Main definitions of lupine in English

: lupine1lupine2

lupine1

(British lupin)

noun

  • A plant of the pea family with deeply divided leaves and tall colorful tapering spikes of flowers.

    • ‘Its perennial plants are complemented by azaleas, hydrangeas and lupins in pots.’
    • ‘The classic perennial lupines, with flower spikes that tower above their foliage like colorful candles, just got better.’
    • ‘Roses are beginning to bloom, delphiniums are tall and lupins dot the beds with their spikes of bright colour.’
    • ‘Planted along with traditional peonies, irises and chrysanthemums, are lupines, veronicas and Canterbury bells, a contemporary feature rarely seen in Japanese gardens.’
    • ‘Blue lupins flowered in the olive groves; the fields had the earth-smell of new beginnings.’
    • ‘The first is that you have been strong-minded enough to cut back the early herbaceous plants such as oriental poppies, delphiniums, geraniums and lupins.’
    • ‘The students planted their homegrown lupines on land managed by the U.S. Fish and Wildlife Service near the Concord airport, a protected area which was recently expanded by 400 acres.’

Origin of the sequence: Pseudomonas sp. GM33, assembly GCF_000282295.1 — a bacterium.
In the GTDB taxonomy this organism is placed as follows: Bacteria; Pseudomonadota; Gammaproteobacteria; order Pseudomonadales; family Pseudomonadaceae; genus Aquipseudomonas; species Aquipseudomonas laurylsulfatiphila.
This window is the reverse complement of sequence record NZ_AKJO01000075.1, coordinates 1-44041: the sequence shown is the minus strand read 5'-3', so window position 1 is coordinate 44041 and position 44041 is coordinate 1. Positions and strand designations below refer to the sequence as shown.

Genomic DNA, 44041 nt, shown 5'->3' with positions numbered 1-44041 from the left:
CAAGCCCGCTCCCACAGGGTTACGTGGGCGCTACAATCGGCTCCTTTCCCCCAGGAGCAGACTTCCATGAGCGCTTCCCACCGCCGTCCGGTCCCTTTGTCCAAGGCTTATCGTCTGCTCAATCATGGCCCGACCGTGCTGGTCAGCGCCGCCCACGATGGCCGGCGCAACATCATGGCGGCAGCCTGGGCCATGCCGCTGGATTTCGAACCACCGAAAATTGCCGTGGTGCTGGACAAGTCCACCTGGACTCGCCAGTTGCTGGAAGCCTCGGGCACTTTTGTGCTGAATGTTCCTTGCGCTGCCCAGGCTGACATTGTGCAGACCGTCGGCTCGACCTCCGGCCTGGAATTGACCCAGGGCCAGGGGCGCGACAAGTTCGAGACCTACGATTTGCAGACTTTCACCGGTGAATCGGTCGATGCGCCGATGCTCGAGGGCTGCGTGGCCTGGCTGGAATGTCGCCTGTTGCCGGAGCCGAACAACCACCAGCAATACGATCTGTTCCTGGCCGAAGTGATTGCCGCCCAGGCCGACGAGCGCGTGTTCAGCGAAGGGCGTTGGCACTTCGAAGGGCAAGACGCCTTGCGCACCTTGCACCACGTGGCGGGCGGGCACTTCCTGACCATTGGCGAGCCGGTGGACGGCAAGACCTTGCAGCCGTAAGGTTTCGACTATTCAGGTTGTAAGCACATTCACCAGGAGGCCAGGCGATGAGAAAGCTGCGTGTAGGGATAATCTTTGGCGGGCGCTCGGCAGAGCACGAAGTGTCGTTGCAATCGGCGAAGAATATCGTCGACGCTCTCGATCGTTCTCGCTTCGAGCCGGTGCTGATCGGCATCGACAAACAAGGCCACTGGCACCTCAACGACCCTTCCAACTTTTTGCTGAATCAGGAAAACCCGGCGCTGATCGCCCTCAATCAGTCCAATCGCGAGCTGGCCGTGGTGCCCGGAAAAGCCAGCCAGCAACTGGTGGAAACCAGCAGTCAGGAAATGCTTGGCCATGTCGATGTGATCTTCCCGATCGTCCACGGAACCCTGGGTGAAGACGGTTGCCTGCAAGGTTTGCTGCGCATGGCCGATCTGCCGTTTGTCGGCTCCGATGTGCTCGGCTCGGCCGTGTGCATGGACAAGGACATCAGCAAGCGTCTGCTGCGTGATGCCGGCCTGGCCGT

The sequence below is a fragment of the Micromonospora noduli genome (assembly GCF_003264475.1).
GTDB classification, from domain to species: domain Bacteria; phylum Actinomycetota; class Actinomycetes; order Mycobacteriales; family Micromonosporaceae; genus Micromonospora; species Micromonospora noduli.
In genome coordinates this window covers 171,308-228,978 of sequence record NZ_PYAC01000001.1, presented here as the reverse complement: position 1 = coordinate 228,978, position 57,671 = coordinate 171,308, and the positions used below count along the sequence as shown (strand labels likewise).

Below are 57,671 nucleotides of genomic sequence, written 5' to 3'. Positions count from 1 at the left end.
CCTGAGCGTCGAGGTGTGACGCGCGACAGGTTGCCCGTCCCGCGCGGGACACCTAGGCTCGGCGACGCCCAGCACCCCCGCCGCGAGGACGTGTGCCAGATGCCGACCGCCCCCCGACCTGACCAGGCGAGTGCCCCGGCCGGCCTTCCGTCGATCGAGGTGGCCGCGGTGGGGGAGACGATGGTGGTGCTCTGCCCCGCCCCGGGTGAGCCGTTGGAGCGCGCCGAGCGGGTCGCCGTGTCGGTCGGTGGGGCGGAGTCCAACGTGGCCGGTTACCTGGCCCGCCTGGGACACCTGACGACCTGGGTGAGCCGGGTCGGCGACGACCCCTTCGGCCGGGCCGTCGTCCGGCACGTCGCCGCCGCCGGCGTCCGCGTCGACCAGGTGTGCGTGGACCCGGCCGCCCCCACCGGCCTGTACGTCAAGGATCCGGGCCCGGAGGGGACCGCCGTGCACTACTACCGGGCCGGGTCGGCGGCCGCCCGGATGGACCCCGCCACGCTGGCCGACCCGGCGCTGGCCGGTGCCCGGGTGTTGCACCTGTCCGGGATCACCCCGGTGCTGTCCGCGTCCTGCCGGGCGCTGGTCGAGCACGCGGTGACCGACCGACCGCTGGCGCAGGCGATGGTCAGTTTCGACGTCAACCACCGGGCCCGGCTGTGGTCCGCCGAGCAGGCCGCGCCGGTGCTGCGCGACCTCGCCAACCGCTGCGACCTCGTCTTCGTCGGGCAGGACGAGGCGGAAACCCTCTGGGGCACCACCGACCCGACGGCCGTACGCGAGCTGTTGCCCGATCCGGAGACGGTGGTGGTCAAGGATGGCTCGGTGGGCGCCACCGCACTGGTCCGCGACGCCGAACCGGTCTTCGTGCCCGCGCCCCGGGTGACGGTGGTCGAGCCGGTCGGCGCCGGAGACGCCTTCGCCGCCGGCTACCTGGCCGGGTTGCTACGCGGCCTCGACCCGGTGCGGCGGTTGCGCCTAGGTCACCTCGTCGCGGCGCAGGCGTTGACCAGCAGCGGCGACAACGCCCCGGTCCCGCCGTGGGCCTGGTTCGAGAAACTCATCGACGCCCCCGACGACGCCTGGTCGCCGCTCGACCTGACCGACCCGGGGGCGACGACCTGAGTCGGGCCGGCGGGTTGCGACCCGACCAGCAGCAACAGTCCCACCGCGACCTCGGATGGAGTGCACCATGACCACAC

• ‘Some perennials are relatively short-lived; lupines and primroses, for example, may live for only 2 to 5 years, though the seed they drop often produces new plants.’
    • ‘Around the barn a flagged terrace is encircled by cottage garden plants, such as delphiniums, rambling roses, geraniums, dianthus and lupins.’
    • ‘From the living room, family room, and my desk in the office, you look past the dwarf pine trees and lupines to the bay.’
    • ‘Finally the willow tree was heavily pruned and the Euonymus and three lupins were planted.’
    • ‘Enjoy lobelia, lupins and delphiniums while you can.’
    • ‘Other gardeners prefer to interplant them with spring flowers such as columbines, daisies, dianthus, Iceland poppies, lupines, and peonies.’
    • ‘Items to be covered include options in crop sequences, wheat breeding directions, tramline farming, potential for durum wheats, lupins and various pests and their control.’
    • ‘Then came perennial beds with roses, lilies, foxgloves, lupines, daisies, shrubs, and more.’
    • ‘Meanwhile, out on the patio, the sole survivor of the six lupins we planted last year has produced a splendid spear of pale pink blossom.’
    • ‘I want blooming roses, daisies, tritoma, canna, coreopsis, sweet william, lobelia, lupins, gypsophilia, pansies, and the like.’
    • ‘The slugs also preferred the leaves of lucerne, white clover and lupins, to the wheat plants.’
    • ‘Their curiosity got the better of them when they noticed that, unlike other crops, plants in the legume family - beans, peas, alfalfa, lupines, vetch - thrived even in nitrogen-deficient soils.’
    • ‘It is recommended that gardeners use transplants rather than seeds for growing bluebonnets and other species of hybrid lupines in their gardens.’

Origin

Late Middle English: from Latin lupinus.

Pronunciation

lupine

/ˈlupɪn//ˈlo͞opin/

Main definitions of lupine in English